`High price' of freedom for Hungarian artists

In this village north of Budapest, some of Hungary's most renowned artists are angry. Their problem is not communist censorship. Instead, it is too much liberty. After receiving the right this year to open up their own gallery, the artists are having trouble selling enough paintings to make a profit.

``Freedom carries a high price,'' lamented Lajos Golovics, managing director of the Art Eria Gallery. ``Heating, lighting, telephone - everything costs so much.''

The travails of Szentendre's artists show how hard it is for artists to reconcile conflicting demands in this most relaxed of Eastern European countries. They long for the benefits of free expression. But at the same time, they find it hard to break away from long years of government support - and censorship.

Similar problems affect other Hungarian artistic endeavors. When government-appointed managers proposed a series of budget cuts this past summer, film directors revolted and virtually shut down the studios for several months. The authorities finally revoked the controversial cuts, but now are studying more radical ideas - such as breaking up the present monopoly of the State Film Institute or even selling it to the private sector.

Until recently, such proposals were considered heresy. During the 1950s and early '60s, the state strictly controlled art. Avant-garde paintings were frowned upon. Social realism was extolled.

``You had to paint courageous steel workers,'' recalled Pal Deim, president of the group of Art Eria artists. ``The state wouldn't buy abstracts and it wouldn't expose them.''

Gradually, the authorities loosened these rules. They rediscovered Szentendre's artistic traditions, dating from the establishment of an artist colony at the turn of the century. During the 1970s, 13 museums were built, a fancy new art gallery opened, and 41 new artistic communities established.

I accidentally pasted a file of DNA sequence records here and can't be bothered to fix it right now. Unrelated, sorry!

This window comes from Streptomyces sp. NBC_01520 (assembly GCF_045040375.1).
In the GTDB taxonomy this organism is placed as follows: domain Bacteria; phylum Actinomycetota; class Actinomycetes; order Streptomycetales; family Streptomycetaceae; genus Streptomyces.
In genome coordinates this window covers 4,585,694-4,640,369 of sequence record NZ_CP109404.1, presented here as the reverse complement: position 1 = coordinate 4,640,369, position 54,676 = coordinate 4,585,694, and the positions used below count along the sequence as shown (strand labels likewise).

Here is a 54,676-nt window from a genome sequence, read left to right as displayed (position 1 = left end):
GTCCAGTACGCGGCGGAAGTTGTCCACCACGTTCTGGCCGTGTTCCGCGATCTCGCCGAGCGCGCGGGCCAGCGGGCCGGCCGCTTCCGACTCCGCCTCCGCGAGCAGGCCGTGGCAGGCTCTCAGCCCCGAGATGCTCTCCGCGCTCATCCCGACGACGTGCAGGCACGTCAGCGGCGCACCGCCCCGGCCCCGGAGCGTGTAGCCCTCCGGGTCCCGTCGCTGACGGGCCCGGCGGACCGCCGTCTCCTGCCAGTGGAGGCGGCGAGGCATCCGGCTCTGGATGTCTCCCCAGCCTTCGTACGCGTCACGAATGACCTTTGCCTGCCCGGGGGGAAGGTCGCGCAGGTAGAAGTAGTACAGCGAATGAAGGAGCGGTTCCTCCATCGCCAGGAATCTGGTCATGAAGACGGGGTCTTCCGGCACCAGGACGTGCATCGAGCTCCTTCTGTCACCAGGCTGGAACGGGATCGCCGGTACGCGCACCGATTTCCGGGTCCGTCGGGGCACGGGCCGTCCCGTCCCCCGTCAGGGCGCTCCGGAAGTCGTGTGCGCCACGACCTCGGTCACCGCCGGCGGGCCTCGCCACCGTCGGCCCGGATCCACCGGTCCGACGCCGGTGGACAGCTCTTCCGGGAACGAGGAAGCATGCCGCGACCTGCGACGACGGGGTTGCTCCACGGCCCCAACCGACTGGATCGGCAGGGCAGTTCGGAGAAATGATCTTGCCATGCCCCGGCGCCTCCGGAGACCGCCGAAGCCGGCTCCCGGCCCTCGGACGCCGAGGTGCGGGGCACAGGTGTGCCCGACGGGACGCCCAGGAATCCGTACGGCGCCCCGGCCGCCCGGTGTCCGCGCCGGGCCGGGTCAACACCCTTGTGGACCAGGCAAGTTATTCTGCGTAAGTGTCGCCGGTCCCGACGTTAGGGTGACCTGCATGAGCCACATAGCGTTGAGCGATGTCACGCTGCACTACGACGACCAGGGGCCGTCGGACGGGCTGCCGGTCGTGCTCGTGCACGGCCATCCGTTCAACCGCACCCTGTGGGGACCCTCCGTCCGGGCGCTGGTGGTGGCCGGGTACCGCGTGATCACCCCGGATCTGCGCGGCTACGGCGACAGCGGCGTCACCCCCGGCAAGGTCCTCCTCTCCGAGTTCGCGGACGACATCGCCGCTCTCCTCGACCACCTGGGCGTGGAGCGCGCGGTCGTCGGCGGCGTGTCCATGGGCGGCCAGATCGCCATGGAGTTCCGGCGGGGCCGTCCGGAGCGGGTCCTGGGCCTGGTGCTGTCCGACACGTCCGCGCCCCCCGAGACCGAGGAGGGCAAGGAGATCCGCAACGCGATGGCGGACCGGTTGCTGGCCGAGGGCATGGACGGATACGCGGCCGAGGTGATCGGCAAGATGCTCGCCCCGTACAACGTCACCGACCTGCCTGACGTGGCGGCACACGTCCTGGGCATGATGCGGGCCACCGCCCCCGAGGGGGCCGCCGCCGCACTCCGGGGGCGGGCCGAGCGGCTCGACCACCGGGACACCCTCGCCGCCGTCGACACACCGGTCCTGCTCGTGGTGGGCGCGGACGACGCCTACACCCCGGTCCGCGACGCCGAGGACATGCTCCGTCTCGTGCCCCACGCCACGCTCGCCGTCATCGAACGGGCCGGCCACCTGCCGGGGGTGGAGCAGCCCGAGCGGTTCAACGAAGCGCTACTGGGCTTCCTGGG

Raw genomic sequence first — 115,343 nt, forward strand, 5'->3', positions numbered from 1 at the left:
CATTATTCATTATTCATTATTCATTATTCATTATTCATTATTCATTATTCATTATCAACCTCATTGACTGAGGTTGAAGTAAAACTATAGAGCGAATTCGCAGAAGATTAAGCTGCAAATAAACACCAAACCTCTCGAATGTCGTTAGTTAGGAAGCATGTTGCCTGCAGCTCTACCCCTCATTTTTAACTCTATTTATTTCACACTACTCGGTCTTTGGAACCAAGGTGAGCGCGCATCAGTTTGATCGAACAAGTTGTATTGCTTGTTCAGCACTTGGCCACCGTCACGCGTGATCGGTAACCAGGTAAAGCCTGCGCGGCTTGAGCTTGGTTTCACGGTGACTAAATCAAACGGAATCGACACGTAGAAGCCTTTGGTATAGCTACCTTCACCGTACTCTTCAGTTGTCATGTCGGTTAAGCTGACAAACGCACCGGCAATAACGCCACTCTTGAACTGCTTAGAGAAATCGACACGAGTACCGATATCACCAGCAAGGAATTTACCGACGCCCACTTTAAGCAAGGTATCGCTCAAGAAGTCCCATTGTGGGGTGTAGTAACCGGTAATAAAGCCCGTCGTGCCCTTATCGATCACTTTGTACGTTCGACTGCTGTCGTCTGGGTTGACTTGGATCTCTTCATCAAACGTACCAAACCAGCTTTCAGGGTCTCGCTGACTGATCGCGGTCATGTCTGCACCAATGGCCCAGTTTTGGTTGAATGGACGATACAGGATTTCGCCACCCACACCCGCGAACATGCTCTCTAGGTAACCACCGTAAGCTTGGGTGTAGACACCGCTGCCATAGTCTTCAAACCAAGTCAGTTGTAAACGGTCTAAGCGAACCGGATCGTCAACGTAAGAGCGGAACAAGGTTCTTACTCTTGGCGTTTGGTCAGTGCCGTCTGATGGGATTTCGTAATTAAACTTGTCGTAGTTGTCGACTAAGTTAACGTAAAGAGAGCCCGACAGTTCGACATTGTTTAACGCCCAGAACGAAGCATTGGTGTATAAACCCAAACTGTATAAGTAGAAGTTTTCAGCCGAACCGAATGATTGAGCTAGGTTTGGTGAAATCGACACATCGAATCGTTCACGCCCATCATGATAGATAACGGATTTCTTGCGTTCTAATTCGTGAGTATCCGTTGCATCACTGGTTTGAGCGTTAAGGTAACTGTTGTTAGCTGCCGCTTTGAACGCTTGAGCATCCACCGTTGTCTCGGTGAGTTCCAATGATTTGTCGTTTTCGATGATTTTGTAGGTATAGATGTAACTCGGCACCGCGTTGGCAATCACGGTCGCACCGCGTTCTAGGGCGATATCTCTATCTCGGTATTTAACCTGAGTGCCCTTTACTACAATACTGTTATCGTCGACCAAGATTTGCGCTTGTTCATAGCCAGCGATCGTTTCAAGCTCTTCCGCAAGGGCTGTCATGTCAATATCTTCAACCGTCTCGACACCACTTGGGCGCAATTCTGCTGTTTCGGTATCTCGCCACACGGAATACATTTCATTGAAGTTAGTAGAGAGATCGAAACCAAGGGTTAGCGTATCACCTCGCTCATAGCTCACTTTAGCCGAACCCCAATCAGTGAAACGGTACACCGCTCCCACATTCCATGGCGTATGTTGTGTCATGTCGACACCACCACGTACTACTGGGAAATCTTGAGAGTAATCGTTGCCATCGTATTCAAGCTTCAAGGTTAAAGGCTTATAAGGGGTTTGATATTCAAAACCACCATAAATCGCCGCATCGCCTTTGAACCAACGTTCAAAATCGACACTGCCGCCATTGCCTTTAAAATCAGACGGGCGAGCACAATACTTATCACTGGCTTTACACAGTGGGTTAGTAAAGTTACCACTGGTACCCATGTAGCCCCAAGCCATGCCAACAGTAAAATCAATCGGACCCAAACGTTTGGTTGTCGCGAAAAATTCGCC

For a communist country, today's official tolerance appears remarkable. In state-run galleries and museums, a wide variety of primitives, surrealists, and expressionists are shown. In his office at the Ministry of Culture, art director Gyorgy Horvath picked up his latest acquisition, an abstract piece of sculture.

``We don't buy just realistic art anymore,'' Mr. Horvath said. ``We buy good art.''

But Mr. Deim and his friends remained dissatisfied. They complained that Szentendre's state-owned art gallery preferred commercial paintings to their more experimental works. They also did not like the low commissions it paid artists. ``We wanted to control our own work,'' Deim said.

So Deim and 20 other artists decided to open their own gallery. Just as the authorities have begun to encourage businessmen to set up private shops, they are beginning to encourage artists to set up their own galleries. A state bank gave the Art Eria artists a $2,500 loan and the local municipality rented them a building at a low price.

``We did all the work ourselves, including painting the walls white,'' said artist Janos Aknay. ``Imagine that - 21 artists spending weeks painting walls white.''

In March of this year, the gallery finally opened. On the outside, the gallery retains a rustic village touch; inside, the atmosphere is strikingly modern with stainless steel spotlights. An eclectic mixture of abstract avant-garde styles is displayed. Prices are amazingly reasonable, starting as low as $20 for a lithograph.

Still, the operation teeters on bankruptcy. Scared off by the Chernobyl nuclear disaster, the falling dollar, and West European terrorism, few foreign tourists have showed up. Hungarians who earn an average salary of $125 a month cannot afford to buy the art.

``I'm afraid many of the artists may give up,'' said manager Golovics. ``To make ends meet, we've even started doing invitation cards and poster design.''

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